A Tall Refreshing Glass of Lemonade

Lemonade

Like many music fans, I was interested in checking out Beyoncé’s Lemonade since she unexpectedly dropped the teaser trailer.   I loved Formation when it was released in February, so I was definitely looking forward to seeing what Queen Bey had in store with Lemonade.

I had a feeling that this would be a preview of her upcoming album, especially after finding out it was an hour-long special.  So like millions of others, I plopped down on my couch on a Saturday evening for the premiere.  While I expected to enjoy her visual album, I didn’t expect to be completely blown away by what I saw.  This was a visually stunning work of art.  Lemonade took me on a roller-coaster journey from pain, anger, and apathy to forgiveness, hope and reconciliation.  Infidelity is the main theme here – Beyoncé is a woman who is dealing with the anguish of realizing her husband has cheated on her.  In reality very few people other than Beyoncé & Jay-Z know if Lemonade is really about their marriage.  But if the latest rumors about Jay-Z making a “response album” are true, it’ll be interesting to hear his perspective.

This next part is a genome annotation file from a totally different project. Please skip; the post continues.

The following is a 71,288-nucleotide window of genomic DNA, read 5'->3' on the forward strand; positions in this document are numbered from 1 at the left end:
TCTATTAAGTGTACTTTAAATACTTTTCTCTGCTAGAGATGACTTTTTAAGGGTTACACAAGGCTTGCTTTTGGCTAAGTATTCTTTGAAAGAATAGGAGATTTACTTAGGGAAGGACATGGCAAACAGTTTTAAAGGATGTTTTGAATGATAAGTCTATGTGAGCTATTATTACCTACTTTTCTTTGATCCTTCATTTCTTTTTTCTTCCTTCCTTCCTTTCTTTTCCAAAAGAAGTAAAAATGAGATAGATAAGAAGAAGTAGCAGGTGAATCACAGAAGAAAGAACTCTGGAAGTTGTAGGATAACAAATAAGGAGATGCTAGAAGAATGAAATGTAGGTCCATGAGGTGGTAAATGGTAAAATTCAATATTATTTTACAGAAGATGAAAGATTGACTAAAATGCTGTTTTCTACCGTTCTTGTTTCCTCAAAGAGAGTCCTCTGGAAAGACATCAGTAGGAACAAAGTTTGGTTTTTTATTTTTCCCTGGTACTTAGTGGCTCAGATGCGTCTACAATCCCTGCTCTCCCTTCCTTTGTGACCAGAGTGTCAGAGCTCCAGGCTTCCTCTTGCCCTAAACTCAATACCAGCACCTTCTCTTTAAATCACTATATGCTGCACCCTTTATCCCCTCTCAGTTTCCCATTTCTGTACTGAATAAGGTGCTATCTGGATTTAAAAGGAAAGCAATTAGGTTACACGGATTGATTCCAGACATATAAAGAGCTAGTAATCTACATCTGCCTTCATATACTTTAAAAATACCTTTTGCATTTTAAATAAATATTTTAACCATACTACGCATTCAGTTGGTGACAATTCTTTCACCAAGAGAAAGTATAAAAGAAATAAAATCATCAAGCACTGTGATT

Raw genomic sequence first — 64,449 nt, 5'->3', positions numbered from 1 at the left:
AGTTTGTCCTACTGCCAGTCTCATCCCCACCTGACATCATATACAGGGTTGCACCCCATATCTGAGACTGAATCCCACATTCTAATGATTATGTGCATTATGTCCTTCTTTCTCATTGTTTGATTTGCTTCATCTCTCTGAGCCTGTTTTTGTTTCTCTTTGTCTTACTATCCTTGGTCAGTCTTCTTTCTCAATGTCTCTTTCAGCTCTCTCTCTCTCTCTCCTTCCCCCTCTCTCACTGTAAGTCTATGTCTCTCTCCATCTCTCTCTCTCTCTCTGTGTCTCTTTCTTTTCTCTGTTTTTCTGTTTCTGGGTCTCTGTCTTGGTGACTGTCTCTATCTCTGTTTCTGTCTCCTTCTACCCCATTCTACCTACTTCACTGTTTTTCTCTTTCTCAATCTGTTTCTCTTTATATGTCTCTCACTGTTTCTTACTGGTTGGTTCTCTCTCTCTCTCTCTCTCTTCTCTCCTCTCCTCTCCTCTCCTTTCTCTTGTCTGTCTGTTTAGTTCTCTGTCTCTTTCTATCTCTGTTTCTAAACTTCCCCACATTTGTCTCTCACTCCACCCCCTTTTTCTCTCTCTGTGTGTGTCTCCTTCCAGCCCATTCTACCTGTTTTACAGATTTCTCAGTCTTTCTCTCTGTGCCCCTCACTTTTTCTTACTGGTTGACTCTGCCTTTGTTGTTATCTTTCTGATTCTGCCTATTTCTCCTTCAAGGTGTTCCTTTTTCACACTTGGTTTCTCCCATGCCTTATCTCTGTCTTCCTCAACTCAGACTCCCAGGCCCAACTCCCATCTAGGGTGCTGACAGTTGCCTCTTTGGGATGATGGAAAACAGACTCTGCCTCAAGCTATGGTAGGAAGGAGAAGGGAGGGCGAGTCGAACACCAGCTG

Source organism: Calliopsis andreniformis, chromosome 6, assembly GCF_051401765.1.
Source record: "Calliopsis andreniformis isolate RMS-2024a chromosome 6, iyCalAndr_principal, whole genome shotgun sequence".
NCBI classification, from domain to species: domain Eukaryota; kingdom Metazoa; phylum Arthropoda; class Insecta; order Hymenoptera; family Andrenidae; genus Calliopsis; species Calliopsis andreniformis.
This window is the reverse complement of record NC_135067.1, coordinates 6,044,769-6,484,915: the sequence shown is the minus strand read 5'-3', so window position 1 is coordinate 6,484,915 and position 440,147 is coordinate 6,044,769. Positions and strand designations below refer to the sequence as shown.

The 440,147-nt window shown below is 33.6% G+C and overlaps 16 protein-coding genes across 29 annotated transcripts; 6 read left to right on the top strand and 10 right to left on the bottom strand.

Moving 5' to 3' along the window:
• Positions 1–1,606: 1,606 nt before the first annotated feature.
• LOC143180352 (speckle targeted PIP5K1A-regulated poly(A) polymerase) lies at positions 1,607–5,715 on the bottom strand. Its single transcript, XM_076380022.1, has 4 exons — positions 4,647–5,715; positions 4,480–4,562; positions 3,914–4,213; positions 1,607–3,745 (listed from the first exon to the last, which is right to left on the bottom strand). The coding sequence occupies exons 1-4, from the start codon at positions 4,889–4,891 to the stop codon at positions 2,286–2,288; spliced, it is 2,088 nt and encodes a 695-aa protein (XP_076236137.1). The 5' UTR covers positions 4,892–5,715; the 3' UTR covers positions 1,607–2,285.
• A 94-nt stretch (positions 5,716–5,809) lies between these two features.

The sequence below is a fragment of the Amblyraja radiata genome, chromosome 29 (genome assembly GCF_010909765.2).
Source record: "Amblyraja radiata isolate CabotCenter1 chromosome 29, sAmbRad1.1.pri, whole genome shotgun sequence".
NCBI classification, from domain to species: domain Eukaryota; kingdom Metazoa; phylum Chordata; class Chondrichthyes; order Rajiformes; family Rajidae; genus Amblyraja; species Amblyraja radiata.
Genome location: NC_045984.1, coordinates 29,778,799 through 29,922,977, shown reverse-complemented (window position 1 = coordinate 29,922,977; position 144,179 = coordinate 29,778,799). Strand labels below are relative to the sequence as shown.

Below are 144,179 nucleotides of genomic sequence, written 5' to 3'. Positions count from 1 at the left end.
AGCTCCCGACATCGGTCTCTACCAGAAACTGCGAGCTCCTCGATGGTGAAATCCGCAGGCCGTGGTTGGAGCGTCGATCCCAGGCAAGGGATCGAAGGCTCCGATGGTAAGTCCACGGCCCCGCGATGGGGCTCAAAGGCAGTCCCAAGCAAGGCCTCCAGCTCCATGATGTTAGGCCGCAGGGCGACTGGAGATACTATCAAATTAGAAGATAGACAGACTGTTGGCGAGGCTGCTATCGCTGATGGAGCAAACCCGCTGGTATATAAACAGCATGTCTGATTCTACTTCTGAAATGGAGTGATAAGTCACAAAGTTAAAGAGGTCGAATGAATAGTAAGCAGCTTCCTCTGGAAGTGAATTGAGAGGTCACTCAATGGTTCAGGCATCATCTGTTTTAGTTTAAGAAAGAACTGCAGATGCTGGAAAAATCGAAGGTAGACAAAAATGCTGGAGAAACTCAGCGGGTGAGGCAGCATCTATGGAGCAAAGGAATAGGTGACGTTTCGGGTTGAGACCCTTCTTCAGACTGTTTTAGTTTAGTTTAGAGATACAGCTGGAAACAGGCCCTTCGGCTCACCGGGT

The album doesn’t just address infidelity.  Another major theme is the strength and resilience of black women, who are very much at the center of the film.  Historically marginalized, black women in America have had to deal with both racism and misogyny.  The visual for Don’t Hurt Yourself – the rawest, angriest track where Bey lashes out at her unfaithful husband – includes the Malcolm X quote about the black woman being the most disrespected, unprotected and neglected person in America.  In Forward, we see the mothers of Trayvon Martin, Eric Garner and Mike Brown holding up photos of their sons who were killed by the police.  We see Beyoncé pay homage to her Southern roots as well as her ancestral African roots with the Nigerian face paint in the video for Sorry.  And towards the end we see Jay-Z’s grandmother at her 90th birthday saying that she was given lemons, but made lemonade (which of course is the album’s title).

I bought the album as soon as it became available on iTunes.  After listening to it several times over the past couple of weeks I realized something – I love this entire album.  I honestly can’t remember the last time I enjoyed an album from start to finish.  Of course I have my favorite songs, but I don’t feel the need to skip over anything.  Each track seamlessly transitions into the next to create a cohesive story.  While watching the visual portion enhances the experience, the audio portion of the album stands well on its own.

Overall – Beyoncé created a classic.  She came, she conquered, she slayed.

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